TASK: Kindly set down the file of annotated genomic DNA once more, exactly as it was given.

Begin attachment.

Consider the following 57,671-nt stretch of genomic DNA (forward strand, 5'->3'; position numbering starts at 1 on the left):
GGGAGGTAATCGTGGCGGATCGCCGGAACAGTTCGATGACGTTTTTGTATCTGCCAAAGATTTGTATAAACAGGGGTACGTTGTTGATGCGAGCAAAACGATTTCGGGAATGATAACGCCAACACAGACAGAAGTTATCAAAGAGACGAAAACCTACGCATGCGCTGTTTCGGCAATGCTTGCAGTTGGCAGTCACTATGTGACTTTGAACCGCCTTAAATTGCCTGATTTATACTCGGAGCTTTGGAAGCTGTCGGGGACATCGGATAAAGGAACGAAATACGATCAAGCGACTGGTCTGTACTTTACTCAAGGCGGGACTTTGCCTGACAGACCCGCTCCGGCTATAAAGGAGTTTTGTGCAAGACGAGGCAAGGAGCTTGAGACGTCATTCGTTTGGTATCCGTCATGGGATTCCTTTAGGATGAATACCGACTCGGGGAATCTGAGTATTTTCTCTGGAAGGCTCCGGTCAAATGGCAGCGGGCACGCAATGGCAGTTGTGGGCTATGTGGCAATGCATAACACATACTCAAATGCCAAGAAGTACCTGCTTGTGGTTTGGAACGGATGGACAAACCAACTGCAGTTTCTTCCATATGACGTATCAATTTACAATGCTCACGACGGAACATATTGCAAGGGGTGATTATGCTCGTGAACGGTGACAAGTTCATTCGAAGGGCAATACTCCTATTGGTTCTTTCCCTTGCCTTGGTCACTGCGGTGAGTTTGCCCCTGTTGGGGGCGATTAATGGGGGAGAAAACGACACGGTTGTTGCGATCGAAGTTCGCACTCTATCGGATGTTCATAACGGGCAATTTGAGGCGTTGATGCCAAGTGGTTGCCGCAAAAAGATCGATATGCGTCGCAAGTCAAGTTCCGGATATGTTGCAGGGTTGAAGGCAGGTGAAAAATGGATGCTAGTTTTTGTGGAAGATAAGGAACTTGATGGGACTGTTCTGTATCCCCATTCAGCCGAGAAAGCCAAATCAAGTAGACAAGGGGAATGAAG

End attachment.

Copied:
Consider the following 57,671-nt stretch of genomic DNA (forward strand, 5'->3'; position numbering starts at 1 on the left):
GGGAGGTAATCGTGGCGGATCGCCGGAACAGTTCGATGACGTTTTTGTATCTGCCAAAGATTTGTATAAACAGGGGTACGTTGTTGATGCGAGCAAAACGATTTCGGGAATGATAACGCCAACACAGACAGAAGTTATCAAAGAGACGAAAACCTACGCATGCGCTGTTTCGGCAATGCTTGCAGTTGGCAGTCACTATGTGACTTTGAACCGCCTTAAATTGCCTGATTTATACTCGGAGCTTTGGAAGCTGTCGGGGACATCGGATAAAGGAACGAAATACGATCAAGCGACTGGTCTGTACTTTACTCAAGGCGGGACTTTGCCTGACAGACCCGCTCCGGCTATAAAGGAGTTTTGTGCAAGACGAGGCAAGGAGCTTGAGACGTCATTCGTTTGGTATCCGTCATGGGATTCCTTTAGGATGAATACCGACTCGGGGAATCTGAGTATTTTCTCTGGAAGGCTCCGGTCAAATGGCAGCGGGCACGCAATGGCAGTTGTGGGCTATGTGGCAATGCATAACACATACTCAAATGCCAAGAAGTACCTGCTTGTGGTTTGGAACGGATGGACAAACCAACTGCAGTTTCTTCCATATGACGTATCAATTTACAATGCTCACGACGGAACATATTGCAAGGGGTGATTATGCTCGTGAACGGTGACAAGTTCATTCGAAGGGCAATACTCCTATTGGTTCTTTCCCTTGCCTTGGTCACTGCGGTGAGTTTGCCCCTGTTGGGGGCGATTAATGGGGGAGAAAACGACACGGTTGTTGCGATCGAAGTTCGCACTCTATCGGATGTTCATAACGGGCAATTTGAGGCGTTGATGCCAAGTGGTTGCCGCAAAAAGATCGATATGCGTCGCAAGTCAAGTTCCGGATATGTTGCAGGGTTGAAGGCAGGTGAAAAATGGATGCTAGTTTTTGTGGAAGATAAGGAACTTGATGGGACTGTTCTGTATCCCCATTCAGCCGAGAAAGCCAAATCAAGTAGACAAGGGGAATGAAG